Brain Injuries Often Undiagnosed After Car Accidents

Damage or destruction of brain tissue caused by a blow to the head is known to medical professionals as “Traumatic Brain Injury.” Although it can often be detected through MRI and CAT scans, symptoms of a traumatic brain injury may not develop until days or weeks after the initial injury. Oftentimes, these types of injury go untreated or are diagnosed as something else.

In a car accident, damage occurs to the brain when a blow to the head occurs that whips the head forward and back or from side to side, causing the brain to collide at high velocity with the skull in which it is housed. The brain tissue is then bruised and blood vessels are torn, particularly where the inside surface of the skull is rough and uneven.

Additionally, the rapid movement of the brain can stretch and injure neuronal axons. According to brainline.org, this interrupts functional communication within and between the brain regions and cannot be detected through currently available imaging technology. The only indication of damage is the effect it has on the individual’s functioning.

A common question many have when considering possible brain damage is, what are the different types of brain injuries caused by car accidents? There seem to be five main types of brain injuries caused by car accidents, which are included in this article:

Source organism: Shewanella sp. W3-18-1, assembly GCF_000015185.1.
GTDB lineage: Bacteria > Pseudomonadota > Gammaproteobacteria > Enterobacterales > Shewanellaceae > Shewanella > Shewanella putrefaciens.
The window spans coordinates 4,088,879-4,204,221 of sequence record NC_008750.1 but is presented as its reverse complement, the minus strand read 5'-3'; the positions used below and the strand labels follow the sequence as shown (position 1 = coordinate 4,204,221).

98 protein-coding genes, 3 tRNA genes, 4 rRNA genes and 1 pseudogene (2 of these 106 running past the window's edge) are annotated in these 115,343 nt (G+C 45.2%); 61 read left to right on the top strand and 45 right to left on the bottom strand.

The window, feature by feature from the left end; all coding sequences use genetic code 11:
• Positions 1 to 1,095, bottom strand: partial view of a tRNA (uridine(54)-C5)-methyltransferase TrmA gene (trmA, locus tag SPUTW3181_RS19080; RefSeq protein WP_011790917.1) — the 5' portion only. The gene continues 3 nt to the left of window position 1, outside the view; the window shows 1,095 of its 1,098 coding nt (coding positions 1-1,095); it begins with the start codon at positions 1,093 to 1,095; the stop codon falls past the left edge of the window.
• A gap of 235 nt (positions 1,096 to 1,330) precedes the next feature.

Concussion

A concussion is the most common brain injury in car accidents. There does not have to be an actual blow to the head to cause one, and outward symptoms are not always displayed immediately. Concussions are often considered a mild injury, however, they can lead to swelling that causes further injury to the brain or long-term problems.

Cerebral Contusions

Cerebral contusions are bruises on the brain. As any other bruise, they are tiny hemorrhages of lots of blood vessels all in the same area. This causes serious issues in the brain, including swelling and leaking of blood into the brain itself. This often requires surgery to remove and to protect the brain from additional harm. Cerebral contusions are caused from a direct blow to the head by another object.

Penetration Injuries

Penetration injuries are caused by an object breaking through the skull and directly hitting the brain. They are rare in car accidents, but can occasionally occur, and are more common among motorcycle accidents when the individual is thrown off of their bike onto a dangerous surface. Penetrations injuries can often be fatal and require rapid emergency care.

Diffuse Axonal Brain Injuries

Diffuse axonal brain injuries occur when the head is suddenly rotated or shaken at a high speed. They affect the entire brain, or large regions of it, because of the range of motion at a high rate of speed.

“Coup-contrecoup” Brain Injuries

This is a French term that means “hit/counter-hit.” It is considered a dangerous type of brain injury that affects completely opposite sides of the brain. It can occur in very high velocity accidents or accidents where the head is physically hit by something.

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